- The Fitzgerald, damaged in a collision this summer, was scheduled to return to the US for repairs aboard a commercial heavy-lift vessel.
- But the Fitzgerald sustained more damage while being loaded on to the transport vessel.
- It will take several days to repair the new damage before the USS Fitzgerald can be loaded again for its trip home.
The USS Fitzgerald, an Arleigh Burke-class guided-missile destroyer crippled in a collision this summer, was damaged again this month as it was loaded on to a heavy-lift vessel that was supposed to take it to the US for repairs.
The Fitzgerald was towed back to Japan after colliding with a Philippine-flagged merchant ship in mid-June. Once at the 7th Fleet’s base in Yokosuka, engineers patched the hole that was ripped below the warship’s waterline, but it was still unable to sail under its own power.
The Fitzgerald was towed into deep water on Friday in order to be loaded on the MV Transshelf, the heavy-lift vessel that would carry it back to a Huntington Ignalls shipyard in Pascagoula, Mississippi. However, the warship sustained two new punctures in its hull from the steel support structure on the Transshelf, the Navy said Monday, according to Stars and Stripes.
A heavy-lift vessel transports other ships by filling ballast tanks to submerge its main deck, allowing the cargo to be floated on board. Once secured, the heavy-lift vessel sheds its ballast and sails under its own power. At its destination, the heavy-lift ship reverses the process, allowing the cargo to float off.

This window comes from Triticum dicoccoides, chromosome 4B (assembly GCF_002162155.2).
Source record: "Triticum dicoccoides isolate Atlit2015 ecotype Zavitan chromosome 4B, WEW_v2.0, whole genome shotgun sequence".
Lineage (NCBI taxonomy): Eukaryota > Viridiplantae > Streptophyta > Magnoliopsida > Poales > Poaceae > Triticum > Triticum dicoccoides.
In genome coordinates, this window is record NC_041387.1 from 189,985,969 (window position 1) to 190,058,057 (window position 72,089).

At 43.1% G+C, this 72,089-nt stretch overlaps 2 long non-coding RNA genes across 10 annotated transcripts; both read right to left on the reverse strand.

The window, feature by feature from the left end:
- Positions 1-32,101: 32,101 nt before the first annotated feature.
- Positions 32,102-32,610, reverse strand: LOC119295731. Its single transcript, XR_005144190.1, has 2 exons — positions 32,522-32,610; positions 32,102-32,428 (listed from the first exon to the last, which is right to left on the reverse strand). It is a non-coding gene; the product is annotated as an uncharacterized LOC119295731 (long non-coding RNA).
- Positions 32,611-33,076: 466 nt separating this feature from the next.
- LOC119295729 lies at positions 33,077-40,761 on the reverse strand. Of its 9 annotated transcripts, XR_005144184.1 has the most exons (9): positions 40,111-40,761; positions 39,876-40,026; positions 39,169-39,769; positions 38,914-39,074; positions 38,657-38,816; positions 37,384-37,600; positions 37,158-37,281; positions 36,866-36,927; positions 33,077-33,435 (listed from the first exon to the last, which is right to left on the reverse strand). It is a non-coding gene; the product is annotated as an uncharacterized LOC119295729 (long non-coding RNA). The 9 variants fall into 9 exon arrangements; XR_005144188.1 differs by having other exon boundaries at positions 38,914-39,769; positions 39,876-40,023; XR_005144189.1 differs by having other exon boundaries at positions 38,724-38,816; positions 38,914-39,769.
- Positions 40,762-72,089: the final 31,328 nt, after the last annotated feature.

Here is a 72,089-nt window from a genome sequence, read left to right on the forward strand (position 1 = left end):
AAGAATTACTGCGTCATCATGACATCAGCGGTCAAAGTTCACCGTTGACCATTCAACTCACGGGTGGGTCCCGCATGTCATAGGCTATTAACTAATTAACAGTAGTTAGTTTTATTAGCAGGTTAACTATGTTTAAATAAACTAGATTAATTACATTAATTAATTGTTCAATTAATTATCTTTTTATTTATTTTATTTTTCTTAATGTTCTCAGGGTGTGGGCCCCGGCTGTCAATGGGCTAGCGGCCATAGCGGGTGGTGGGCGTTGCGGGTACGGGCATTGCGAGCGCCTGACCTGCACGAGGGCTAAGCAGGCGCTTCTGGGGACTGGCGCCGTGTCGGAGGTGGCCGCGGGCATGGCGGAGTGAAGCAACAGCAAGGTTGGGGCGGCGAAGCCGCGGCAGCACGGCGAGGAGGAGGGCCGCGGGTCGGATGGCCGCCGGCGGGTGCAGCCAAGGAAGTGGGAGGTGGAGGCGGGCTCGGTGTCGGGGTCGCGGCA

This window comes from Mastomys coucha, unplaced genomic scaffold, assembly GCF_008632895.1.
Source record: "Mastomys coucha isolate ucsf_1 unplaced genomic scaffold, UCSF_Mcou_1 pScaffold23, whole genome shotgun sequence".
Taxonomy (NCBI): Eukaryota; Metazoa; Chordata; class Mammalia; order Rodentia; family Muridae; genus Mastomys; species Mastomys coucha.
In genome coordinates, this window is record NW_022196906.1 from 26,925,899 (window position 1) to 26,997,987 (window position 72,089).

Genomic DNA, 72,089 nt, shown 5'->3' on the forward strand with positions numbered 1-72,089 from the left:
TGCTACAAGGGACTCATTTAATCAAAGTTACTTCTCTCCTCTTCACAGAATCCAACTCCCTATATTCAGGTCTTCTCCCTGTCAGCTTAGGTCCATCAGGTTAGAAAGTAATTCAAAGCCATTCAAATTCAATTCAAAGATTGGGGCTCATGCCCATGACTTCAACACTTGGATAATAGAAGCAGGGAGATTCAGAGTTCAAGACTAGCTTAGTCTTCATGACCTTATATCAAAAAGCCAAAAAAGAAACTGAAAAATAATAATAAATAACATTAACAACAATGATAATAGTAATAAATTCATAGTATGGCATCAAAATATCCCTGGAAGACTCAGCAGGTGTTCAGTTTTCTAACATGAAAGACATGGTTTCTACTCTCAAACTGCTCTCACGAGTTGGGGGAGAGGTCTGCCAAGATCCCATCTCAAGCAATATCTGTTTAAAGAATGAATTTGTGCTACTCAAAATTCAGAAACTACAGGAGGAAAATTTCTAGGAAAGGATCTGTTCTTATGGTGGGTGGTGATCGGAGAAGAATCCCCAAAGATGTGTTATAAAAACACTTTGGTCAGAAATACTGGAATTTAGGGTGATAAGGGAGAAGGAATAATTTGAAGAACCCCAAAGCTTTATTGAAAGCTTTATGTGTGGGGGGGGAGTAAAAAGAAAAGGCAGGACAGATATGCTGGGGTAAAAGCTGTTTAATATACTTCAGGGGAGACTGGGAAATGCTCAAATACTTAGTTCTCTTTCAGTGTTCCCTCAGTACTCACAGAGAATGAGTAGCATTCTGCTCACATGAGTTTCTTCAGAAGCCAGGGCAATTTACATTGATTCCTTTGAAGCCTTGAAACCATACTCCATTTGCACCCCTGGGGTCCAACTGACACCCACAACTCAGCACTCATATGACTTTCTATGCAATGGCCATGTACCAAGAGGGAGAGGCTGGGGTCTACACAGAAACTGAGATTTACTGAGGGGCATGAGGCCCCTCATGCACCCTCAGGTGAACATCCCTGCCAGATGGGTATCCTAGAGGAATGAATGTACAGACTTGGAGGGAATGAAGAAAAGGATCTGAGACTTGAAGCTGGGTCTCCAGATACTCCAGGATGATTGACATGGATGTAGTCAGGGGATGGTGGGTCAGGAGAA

The Navy estimated it would take several days to do the repairs necessary before the Fitzgerald could link up with the Transshelf for the loading process, which will itself take several days.
The Navy hired a commercial heavy-lift vessel to transport the Fitzgerald to the US for repair. (The same kind of ship was used to transport the damaged USS John S. McCain from Singapore to Japan after it collided with another ship.) Seventh Fleet officials said in August that the Fitzgerald could be transferred to the US as soon as September, though the damaged destroyer has yet to leave Japan.
The Navy decided to move the ship back to the US to free up space in Yokosuka so other ships from the fleet could undergo repairs.
“We could do it” in Japan, 7th Fleet spokesman Cmdr. Clay Doss told Stars and Stripes. “It’s just more cost effective and safer to go through the heavy-lift route.”
The June 17 collision between the Fitzgerald and a merchant ship sailing under the Philippine flag killed seven US sailors and injured three others. Two of the Fitzgerald’s senior officers and a senior enlisted sailor were relieved by the Navy after the incident. Several officer and enlisted watch-standers were also held responsible.
Only about 50 of the Fitzgerald’s 300-man crew will accompany the ship during its return to the US. The others will have opportunity to join other commands in Japan, “based on available billets, individual crew desires and the needs of the Navy,” Doss told Stars and Stripes, adding that some sailors requested reassignment to locations outside Japan.
The Fitzgerald collision was one of four incidents involving US Navy ships in less than a year, two of which led to fatalities. The spate of accidents led to concerns about cyberattacks on US ships or on transportation infrastructure, though the Navy found no evidence that was the culprit.
However, the incidents have drawn attention to sleep deprivation among US sailors and the strain created by high operational tempos.
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